New Hampshire is hosting the latest summit between the governors of the New England states and the Premiers of Quebec, Nova Scotia, New Brunswick, Prince Edward Island and Newfoundland and Labrador. The conference takes place Monday at the Mount Washington Hotel in Bretton Woods, and follows a similar meeting held in Quebec last September.
Ahead of the meeting, protesters against the Northern Pass Project and Canadian oil extraction in the Alberta Oil sands gathered to express their dissatisfaction with energy development proposed for the region. A group called a Tar Sands Free Northeast - made up of a coalition including 350.org, the National Wildlife Foundation, the Natural Resources Defense Council, and New Hampshire Audubon, among others - gathered about 80 protesters mostly from Maine, Vermont and Massachusetts. They sang songs, waved signs and gave speeches across from the Mount Washington Hotel on Sunday afternoon.
Jim Murphy with the National Wildlife Federation told the crowd to ask their governor’s to keep Canadian oil out of the New England fuel mix. "It is estimated that by 2020 as much as 18 percent of our fuel mix could come from tar sands derived fuels," exclaimed Murphy, pulling from a study done by the NRDC, " Tar-sands derived fuels is much more carbon intensive than conventional fuels."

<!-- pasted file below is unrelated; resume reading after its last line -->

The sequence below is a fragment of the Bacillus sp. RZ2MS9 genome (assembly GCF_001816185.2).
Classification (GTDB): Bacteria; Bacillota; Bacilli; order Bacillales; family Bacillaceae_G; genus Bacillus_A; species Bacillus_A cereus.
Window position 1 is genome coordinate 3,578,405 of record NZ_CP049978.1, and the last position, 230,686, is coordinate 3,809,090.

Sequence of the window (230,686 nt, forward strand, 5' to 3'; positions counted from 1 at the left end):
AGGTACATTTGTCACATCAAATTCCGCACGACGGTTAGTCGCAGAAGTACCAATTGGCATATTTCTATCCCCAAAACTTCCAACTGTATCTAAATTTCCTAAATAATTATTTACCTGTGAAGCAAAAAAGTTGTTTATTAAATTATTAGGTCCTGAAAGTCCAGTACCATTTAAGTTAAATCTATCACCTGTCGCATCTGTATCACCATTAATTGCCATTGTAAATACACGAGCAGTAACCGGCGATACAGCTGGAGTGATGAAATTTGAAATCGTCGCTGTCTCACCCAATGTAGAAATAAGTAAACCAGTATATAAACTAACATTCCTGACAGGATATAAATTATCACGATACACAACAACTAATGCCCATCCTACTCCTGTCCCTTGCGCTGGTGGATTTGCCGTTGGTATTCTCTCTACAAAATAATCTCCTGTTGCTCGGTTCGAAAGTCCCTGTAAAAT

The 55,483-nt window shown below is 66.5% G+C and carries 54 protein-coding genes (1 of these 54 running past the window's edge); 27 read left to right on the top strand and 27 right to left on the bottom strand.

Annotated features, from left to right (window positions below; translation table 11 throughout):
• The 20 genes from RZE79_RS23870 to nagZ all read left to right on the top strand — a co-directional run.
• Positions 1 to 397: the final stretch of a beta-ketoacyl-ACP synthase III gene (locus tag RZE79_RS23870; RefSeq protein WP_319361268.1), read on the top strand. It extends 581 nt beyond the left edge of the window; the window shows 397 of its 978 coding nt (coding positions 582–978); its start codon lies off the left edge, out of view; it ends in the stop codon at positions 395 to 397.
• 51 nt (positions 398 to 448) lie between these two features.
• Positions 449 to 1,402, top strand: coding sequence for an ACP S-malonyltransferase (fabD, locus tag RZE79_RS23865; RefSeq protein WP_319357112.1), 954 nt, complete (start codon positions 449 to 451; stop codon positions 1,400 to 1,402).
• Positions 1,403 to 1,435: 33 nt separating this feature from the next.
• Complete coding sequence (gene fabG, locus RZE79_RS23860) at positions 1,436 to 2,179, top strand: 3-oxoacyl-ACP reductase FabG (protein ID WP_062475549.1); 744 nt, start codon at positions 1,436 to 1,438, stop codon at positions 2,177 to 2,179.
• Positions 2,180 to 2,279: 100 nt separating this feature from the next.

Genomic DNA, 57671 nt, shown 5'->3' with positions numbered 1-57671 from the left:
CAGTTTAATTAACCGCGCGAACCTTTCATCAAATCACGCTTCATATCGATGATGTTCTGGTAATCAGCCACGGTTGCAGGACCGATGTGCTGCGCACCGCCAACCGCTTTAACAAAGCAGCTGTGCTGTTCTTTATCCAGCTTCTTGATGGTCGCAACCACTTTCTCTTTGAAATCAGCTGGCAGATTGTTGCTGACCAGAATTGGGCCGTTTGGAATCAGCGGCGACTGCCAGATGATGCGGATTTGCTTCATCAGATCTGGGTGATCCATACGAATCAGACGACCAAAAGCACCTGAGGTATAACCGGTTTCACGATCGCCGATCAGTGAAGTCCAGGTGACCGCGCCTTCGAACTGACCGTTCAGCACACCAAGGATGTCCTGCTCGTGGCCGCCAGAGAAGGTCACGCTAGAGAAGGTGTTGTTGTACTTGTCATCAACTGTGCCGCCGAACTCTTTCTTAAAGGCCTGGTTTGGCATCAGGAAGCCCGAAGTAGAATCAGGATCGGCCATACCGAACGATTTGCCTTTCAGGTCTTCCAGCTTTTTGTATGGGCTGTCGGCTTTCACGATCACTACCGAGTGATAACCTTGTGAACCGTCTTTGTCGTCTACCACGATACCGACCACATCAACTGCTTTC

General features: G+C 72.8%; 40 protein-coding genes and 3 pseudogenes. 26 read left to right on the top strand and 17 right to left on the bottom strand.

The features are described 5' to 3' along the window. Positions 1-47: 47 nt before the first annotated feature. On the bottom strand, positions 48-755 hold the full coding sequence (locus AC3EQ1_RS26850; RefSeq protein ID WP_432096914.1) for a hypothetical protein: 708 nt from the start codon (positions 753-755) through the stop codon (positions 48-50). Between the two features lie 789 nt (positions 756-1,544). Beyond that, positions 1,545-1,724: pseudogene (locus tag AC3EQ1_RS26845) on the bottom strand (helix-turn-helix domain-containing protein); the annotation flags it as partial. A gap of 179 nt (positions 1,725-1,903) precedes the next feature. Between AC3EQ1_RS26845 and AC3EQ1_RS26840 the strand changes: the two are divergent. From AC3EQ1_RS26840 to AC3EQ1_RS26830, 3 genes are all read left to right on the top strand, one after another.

The activists were not solely focused on tar-sands however, which are not listed on the agenda for the conference, but some also spoke out against a proposed build-out of natural gas pipeline in Massachusetts.
"All the New England Governors signed a letter to NEPOOL asking that they increase electric rate-payers fees in order to pay for Kinder-Morgan and Spectra to be building these pipelines," Dorian Williams with the Massachusetts-based Better Future Project told the crowd, eliciting boos. "It is not in the public interest, it is actually incredibly destructive to the public, so the fact that we would be paying for that infrastructure is abhorrent."
Meanwhile, just down the road, a second protest gathered. A group of opponents to the proposed Northern Pass project - which would connect hydro-power dams in Quebec to the New England electrical grid - waved signs to passing cars.
Will Abbot with the Society for the Protection of New Hampshire Forests said a group of passing Canadian journalists had stopped to ask about the project, and had never heard of the proposal. "So if we do nothing else today, other than educate the folks who are visiting from out of state and out of country, that's a success," said Abbot.
Though the protest did have a goal of exerting pressure on other New England Governors. "We hope that the governors will follow Governor Hassan’s lead in suggesting there may very well be a better way of doing it than what’s being proposed," Abbot added.
The conference will consist of two sessions: one on energy and a second on trade, and results in non-binding resolutions between the Canadians and Americans. Last September the delegates signed one such resolution emphasizing energy efficiency and trade in "clean energy".